The other weekend we lost a close game, and my girls were down a little. I was too, but I didn’t want to show it at first, because I needed some time to pass and think about why we had lost. Thinking of how to cheer the girls up without putting fingers in wounds, I came up with a couple of thoughts on a Post Game Talk. Here they are:

  • Post game talks are an essential and crucial part of game development. No matter the outcome of the game if you win, it’s a chance to praise hard work and … if you lose, it’s still a chance to praise effort. In either case it is a great time to point out areas that need some improvement, and also just to suggest something fun post game to blow off steam and have a little bit of fun. Post Game talks are not the time to point fingers, or assign blame, it’s the time to as a whole decide where improvement is needed, and act on it in the next practice. Personally, I always feel to gain more from a game we lost, than when won. By looking at the things that made you lose the game, you are on a good way to improve and minimize those errors.
  • Post game talks will allow the coach and the team to go over some very important points. These talks do not need to be lengthy in duration, but they need to take care of the issues before they have a chance to repeat. You cannot just wait until practice to go over certain things, because the players will lose valuable time that could have otherwise been spent changing the situation for the better. Quick and honest to the point post game chats are very beneficial for everyone involved.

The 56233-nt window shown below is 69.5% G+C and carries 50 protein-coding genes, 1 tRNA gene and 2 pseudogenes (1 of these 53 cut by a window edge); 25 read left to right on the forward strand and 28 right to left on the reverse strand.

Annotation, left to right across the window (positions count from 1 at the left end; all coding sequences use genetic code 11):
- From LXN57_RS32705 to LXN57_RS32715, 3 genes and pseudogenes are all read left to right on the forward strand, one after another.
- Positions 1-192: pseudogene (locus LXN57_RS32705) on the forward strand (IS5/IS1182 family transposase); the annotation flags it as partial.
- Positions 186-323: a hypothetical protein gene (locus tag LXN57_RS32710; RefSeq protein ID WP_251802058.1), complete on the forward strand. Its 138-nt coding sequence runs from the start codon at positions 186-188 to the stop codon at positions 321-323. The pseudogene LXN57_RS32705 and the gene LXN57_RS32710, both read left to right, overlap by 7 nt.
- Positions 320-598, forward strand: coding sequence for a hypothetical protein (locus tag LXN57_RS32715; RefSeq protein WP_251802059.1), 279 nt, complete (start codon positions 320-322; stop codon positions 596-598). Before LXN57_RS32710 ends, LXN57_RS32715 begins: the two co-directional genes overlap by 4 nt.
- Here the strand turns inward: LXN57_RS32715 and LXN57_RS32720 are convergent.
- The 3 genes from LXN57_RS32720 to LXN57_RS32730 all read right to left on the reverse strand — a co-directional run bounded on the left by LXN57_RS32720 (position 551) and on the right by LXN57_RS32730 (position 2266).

• Not all post game chats are about negative or improvement points. They can also be used to highlight positive, high performance areas, that otherwise may fall through the cracks and go unnoticed. If a player did some new personal best records, a quick way to go and pat on the back can go a very long way in improving team morale and sending the message, that hard work both as a team and on a personal level as a player pays off and doesn’t go unnoticed. Even a few kind words end up going a very long way.
  • Post game talks should be held in the locker room and in private. It is still team business that is being aired and while a lot of folks may like to look in on things, team business in relation to game performance, positive or negative, needs to be taken care of by the team. Occasionally fans or parents can forget this and end up putting pressure on where it shouldn’t be. Leave the game business to teams.
  • Post Game talks are like pep talks. Pep talks are used to rev up players, where post game talks are used to settle down players, take care of game spawned issues and go home. Without that quick wind down, players might take issues away from the court, that could have been dealt with in a quick and timely fashion. Unnecessary stress is avoided with a proper post game talk. Some folks undervalue the importance and function of it, but it has gained popularity in recent years due to many coaches revealing that it allows an open and honest forum either in private or with just the team listening. This allows coaches to take stock of the good and the bad of their teams and act upon it.

What do you tell your team after a won/lost game?

Picture credit: StuSeegerCreative Commons Attribution